When it isn’t about education anymore
There’s a movie making the rounds of parents: “Race to Nowhere,” a look at the downside of childhoods spent on résumé-building. I hope that as a culture we’re able to take the ideas presented in that film and think about what they mean for our society and where it’s going, because right now our educational system reminds me of nothing so much as the educational scene in Imperial China. (For those of you whose schools failed you, that’s not a good thing.)
We have two brilliant, talented children. (For the purposes of this discussion I treat that not as bragging but as baseline.) One of them was able to thrive in the environment addressed by that film, not because he was smarter or more talented than the other but because he happened to have been blessed with the correct set of temperaments and innate talents to do so. (He’s a sciences guy with high language skills who learned early how to work the system.) Our other child almost drowned. Though we have always been careful to tailor our expectations to personal bests rather than scores and competition, she possesses talents and temperament that make her a brilliant artist in several fields but leave her ill-suited for today’s school environment; and she breathed the air of a society that said the miracle of who she is was insufficient. By the time she was in 7th grade, she was on the verge of physical collapse from stress. Through careful therapies including homeopathy and intense, loving support, we were able to pull her back from the brink. But by 10th grade she was suffering stress-induced insomnia.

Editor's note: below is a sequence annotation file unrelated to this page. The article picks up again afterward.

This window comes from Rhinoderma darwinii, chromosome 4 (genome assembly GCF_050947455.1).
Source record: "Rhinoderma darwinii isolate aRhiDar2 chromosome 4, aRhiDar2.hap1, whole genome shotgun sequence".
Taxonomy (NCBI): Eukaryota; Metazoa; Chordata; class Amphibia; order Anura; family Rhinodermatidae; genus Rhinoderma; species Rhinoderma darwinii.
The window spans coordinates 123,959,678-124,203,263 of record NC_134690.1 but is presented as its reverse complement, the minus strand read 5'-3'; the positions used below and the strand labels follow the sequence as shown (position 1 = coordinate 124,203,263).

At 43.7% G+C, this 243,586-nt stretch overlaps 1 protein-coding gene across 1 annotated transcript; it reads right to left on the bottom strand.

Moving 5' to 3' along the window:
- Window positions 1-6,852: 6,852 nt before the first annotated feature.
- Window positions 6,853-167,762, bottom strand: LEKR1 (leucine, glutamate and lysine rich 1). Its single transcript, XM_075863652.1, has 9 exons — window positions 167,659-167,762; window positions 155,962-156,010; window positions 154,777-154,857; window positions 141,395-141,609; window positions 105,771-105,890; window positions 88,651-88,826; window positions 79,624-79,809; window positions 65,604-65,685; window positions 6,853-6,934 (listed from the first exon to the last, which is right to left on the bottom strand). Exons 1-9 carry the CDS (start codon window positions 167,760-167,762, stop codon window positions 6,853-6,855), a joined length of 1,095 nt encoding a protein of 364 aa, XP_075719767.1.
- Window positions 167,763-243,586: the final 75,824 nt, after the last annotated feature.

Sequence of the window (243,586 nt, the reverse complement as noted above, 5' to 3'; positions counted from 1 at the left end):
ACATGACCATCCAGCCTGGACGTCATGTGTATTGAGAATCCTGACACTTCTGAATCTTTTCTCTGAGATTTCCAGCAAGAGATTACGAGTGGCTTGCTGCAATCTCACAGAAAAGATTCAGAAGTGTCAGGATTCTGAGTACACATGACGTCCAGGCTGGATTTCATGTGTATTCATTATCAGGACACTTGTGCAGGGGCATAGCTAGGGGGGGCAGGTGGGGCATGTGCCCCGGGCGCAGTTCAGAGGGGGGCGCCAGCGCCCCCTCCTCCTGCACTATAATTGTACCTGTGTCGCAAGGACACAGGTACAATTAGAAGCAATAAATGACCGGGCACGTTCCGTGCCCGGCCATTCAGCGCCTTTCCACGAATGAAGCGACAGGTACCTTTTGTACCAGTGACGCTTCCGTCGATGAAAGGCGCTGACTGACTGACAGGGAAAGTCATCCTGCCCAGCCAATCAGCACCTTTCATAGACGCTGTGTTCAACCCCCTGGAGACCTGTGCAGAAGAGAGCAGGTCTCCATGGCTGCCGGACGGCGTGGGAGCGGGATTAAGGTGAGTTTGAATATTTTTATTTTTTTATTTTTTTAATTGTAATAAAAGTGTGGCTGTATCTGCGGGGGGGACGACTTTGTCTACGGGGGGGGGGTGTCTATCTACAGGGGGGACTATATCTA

She’s doing much better now, after having bottomed out in ways with which I will not bore you. But in order to do so she’s had to completely abandon the notion of herself as a person capable of academic success, and focus her schooling entirely on art. I’m grateful she has the capacity and inclination to continue educating herself on her own terms, because no school we’ve met (and we’ve tried a few) is prepared to do justice to kids who are learners rather than regurgitators.
It’s tragic not only for these kids but for our society, which is unwittingly stamping out nearly all the kids whose brains operate in ways different from what this racecourse we laughingly call education is prepared to address. This incisive and original thinker, like so many others, will be lost to the places that might have benefited from her contributions.
If we’re prepared to take the necessary risks, as parents we can rescue the kids this system is designed to destroy. But the intellectual life of our culture is another matter. That will require a wide-scale rebellion: not by children, but by parents.